Imagine this; If your child was very, very sick, with a serious and chronic illness, or your mother or father for that matter, and you were forced for months on end, each new day as unbearable as the next, to leave your loved one behind is the care of an ignorant, impoverished and backward third world country that could offer no treatment; where no care was available - not even privacy or a soft bed where they could lay to suffer.
Imagine further, that the people in the village have no empathy and no sense of urgency for your seriously ill relative. They treat your mother, your son, or your father as if they were invisible, or worse, they systematically throw insulting and vulgar words at them like stones on top of the expectation that they should endure this neglect.
Imagine that you give this village, in desperation, thousands upon thousands of dollars each year that passes, hoping that they will find a way to treat and care for your loved one; something you could in fact have done for far less, if only you could have them home with you. But, let’s just say you will give this village more than twice the cost of care that would be considered a blessing by anyone‘s measure, and still, they did nothing. Imagine that.
If you can create an image of utter despair and blind indifference, of waste and hopelessness, of callous disregard and disrespect, of heartbreak and life altering experiences, only then would you know what it is like to have a loved one with serious mental illness in the clutches of Vermont Correctional System.
It is not punishment; it is not rehabilitation; it is abuse.
I know the kettle has been boiled dry, but I know a young man who has been enduring this “third world” environment for months on end. He has been through some horrible experiences, and in all honesty, I could not publish those descriptions of events unless privately.
Should it really matter that not all DOC staff are abusing their position of power?
Is it completely understandable to everyone but myself - that complaints are dealt with by pointedly making the environment ever more hostile for the one or more inmate who has a family utterly horrified at what they see and hear?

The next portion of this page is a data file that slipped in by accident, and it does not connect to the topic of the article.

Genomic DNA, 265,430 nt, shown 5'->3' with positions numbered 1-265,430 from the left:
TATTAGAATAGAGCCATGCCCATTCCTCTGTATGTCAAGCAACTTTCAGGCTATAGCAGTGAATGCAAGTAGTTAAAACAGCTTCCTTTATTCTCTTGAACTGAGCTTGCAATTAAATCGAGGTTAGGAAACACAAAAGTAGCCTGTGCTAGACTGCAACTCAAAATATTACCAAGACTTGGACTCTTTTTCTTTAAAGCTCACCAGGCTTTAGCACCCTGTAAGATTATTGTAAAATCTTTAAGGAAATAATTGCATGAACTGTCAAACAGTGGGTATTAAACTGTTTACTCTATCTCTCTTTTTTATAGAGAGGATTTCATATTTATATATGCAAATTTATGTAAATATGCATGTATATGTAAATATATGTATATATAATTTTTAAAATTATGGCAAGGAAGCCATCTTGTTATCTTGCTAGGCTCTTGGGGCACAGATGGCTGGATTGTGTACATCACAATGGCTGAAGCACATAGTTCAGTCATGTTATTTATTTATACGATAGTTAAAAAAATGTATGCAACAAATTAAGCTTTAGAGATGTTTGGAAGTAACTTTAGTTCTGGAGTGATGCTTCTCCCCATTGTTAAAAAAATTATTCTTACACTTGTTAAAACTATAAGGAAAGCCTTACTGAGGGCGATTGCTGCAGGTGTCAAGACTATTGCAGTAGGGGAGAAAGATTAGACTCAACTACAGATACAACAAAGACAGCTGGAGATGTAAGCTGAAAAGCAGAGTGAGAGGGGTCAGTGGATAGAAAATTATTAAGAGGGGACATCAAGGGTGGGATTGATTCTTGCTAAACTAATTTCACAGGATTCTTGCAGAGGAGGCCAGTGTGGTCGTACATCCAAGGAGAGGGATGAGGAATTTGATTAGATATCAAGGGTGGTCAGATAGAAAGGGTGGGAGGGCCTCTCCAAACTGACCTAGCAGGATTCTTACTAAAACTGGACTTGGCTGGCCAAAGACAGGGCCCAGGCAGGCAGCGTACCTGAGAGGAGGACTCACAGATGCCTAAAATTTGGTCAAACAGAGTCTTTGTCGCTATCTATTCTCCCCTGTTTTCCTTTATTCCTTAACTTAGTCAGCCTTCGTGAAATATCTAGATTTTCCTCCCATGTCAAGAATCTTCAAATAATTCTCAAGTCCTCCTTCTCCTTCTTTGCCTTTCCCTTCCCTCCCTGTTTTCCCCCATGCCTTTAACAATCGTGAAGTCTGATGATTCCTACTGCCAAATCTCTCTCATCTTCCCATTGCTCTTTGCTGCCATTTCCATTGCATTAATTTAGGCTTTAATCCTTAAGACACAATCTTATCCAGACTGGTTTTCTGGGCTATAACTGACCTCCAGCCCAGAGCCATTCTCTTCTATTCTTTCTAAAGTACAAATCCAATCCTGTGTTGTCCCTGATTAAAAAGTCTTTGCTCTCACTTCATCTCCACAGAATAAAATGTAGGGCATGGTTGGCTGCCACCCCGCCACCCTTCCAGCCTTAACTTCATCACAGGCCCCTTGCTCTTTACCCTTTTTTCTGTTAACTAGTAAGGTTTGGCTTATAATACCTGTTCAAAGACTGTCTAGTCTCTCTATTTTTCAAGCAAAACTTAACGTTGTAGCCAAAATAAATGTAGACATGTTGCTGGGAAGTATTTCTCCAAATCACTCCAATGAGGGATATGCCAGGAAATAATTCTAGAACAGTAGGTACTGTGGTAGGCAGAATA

I’ve heard all of the jokes - every inmate claims innocence, but, unbelievable as it may seem to you, this inmate IS innocent. He has, among other things, a social phobia that would have made his participation in the crime he was accused of absolutely impossible! He was victimized, exploited in the first place, unwittingly made to play the patsy, and because he’s a healthy, strong, good looking young man, those people in government to whom I have described his situation seem to find it annoying or worse, humorous. For the past five years, it has even come to bear that the advice and insight I have given to DOC staff, both inside the prison and in the field offices right here in Brattleboro, have been completely ignored and in some instances, even used against this man to draw out the very response I sought to avoid!
This man calls me at least four times a day. His first words to me yesterday were “I just want to go home again.“ His final words to me last night were these:
“I guess I don’t want you to complain about this. I have been thinking. These CO’s must have had a very bad life to be able to act the way they do. Well, goodnight, mom. I just called to say good-night.”
One of the symptomatic behaviors of my son is this blind forgiveness. With continued neglect from the state in providing any care for my son, whether he is in prison or home where he belongs (The DOC has not allowed him to live at home since 2005 - they blame me for his failings) God, give me that blind same forgiveness. We have two more years to go.